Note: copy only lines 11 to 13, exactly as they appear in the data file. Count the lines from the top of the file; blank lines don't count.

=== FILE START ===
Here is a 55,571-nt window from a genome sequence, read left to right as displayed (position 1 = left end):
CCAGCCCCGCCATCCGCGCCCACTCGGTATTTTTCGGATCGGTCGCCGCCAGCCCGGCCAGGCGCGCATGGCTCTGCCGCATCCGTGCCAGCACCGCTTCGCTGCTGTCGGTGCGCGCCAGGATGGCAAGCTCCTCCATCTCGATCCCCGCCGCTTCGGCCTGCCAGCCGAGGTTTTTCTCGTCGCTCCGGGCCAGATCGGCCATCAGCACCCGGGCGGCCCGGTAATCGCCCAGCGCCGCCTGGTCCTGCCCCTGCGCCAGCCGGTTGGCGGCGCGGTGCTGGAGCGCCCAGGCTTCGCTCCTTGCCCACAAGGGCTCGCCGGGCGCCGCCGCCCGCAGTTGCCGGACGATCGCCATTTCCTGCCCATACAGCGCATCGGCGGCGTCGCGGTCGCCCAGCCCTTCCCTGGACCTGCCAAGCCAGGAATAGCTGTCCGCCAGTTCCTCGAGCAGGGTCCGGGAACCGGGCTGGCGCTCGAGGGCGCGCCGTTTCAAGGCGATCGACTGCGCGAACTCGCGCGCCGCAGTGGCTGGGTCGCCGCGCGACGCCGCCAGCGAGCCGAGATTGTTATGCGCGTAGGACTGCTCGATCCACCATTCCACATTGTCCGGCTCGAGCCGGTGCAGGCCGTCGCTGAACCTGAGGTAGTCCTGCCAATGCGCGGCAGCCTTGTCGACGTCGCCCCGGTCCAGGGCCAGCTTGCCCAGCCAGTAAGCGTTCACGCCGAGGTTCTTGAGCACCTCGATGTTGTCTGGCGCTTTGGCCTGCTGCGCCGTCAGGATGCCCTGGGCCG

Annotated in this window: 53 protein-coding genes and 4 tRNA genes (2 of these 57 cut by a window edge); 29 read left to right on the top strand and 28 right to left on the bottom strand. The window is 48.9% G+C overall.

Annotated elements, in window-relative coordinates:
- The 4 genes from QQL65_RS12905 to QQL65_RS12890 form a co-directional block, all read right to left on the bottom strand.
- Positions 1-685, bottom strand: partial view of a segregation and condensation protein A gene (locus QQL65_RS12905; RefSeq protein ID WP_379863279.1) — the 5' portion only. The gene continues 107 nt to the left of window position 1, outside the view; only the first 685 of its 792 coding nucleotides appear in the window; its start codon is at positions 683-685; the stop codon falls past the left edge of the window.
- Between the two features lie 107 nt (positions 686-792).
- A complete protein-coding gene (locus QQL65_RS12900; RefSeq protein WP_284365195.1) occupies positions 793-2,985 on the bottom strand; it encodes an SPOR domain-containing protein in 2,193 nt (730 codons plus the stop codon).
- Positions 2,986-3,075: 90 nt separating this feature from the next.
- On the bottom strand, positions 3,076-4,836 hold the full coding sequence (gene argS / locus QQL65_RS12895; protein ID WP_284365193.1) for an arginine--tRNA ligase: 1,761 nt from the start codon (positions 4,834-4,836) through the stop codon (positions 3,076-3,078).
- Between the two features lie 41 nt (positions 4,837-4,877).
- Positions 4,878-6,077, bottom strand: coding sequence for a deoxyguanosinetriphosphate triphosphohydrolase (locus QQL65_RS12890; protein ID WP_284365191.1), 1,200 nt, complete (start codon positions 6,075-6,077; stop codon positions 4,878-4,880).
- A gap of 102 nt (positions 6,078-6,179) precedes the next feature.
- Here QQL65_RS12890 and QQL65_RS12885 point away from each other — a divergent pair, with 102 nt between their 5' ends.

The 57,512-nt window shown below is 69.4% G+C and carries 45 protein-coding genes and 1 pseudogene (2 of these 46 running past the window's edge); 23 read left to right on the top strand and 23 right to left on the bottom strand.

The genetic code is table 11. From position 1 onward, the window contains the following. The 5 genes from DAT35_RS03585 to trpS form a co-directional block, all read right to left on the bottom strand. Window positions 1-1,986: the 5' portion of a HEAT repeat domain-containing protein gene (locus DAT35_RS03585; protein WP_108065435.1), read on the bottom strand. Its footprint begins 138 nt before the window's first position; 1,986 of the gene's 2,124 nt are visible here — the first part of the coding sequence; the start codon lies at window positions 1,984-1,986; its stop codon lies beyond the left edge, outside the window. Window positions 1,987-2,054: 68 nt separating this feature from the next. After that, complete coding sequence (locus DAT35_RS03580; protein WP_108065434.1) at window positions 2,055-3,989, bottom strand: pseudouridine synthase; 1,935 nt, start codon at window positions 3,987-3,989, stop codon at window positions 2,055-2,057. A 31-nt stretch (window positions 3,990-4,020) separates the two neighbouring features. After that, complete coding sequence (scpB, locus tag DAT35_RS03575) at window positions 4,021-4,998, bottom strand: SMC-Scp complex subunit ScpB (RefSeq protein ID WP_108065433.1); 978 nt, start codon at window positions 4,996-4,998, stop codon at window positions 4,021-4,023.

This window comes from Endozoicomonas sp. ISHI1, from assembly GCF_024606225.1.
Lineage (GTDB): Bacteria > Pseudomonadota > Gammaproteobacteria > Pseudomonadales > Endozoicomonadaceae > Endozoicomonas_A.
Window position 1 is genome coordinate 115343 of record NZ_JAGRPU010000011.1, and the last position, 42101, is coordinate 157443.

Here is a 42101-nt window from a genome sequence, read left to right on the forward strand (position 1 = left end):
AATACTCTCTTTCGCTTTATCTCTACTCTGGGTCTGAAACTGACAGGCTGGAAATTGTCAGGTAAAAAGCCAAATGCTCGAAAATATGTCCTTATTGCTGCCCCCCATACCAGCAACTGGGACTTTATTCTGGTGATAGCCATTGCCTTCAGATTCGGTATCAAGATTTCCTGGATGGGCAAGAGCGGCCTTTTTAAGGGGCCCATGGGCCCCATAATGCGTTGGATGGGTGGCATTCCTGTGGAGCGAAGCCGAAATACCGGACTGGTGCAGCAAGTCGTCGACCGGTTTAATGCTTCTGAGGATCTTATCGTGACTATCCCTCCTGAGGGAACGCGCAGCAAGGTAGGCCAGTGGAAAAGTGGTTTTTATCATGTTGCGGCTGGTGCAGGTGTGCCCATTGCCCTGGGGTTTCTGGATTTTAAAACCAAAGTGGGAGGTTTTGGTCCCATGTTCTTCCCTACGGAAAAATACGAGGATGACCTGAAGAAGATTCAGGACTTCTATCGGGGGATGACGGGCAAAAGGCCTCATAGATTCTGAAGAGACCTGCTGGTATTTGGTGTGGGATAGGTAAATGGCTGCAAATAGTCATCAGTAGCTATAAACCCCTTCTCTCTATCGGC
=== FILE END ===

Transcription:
- Between the two features lie 41 nt (positions 4,837-4,877).
- Positions 4,878-6,077, bottom strand: coding sequence for a deoxyguanosinetriphosphate triphosphohydrolase (locus QQL65_RS12890; protein ID WP_284365191.1), 1,200 nt, complete (start codon positions 6,075-6,077; stop codon positions 4,878-4,880).
- A gap of 102 nt (positions 6,078-6,179) precedes the next feature.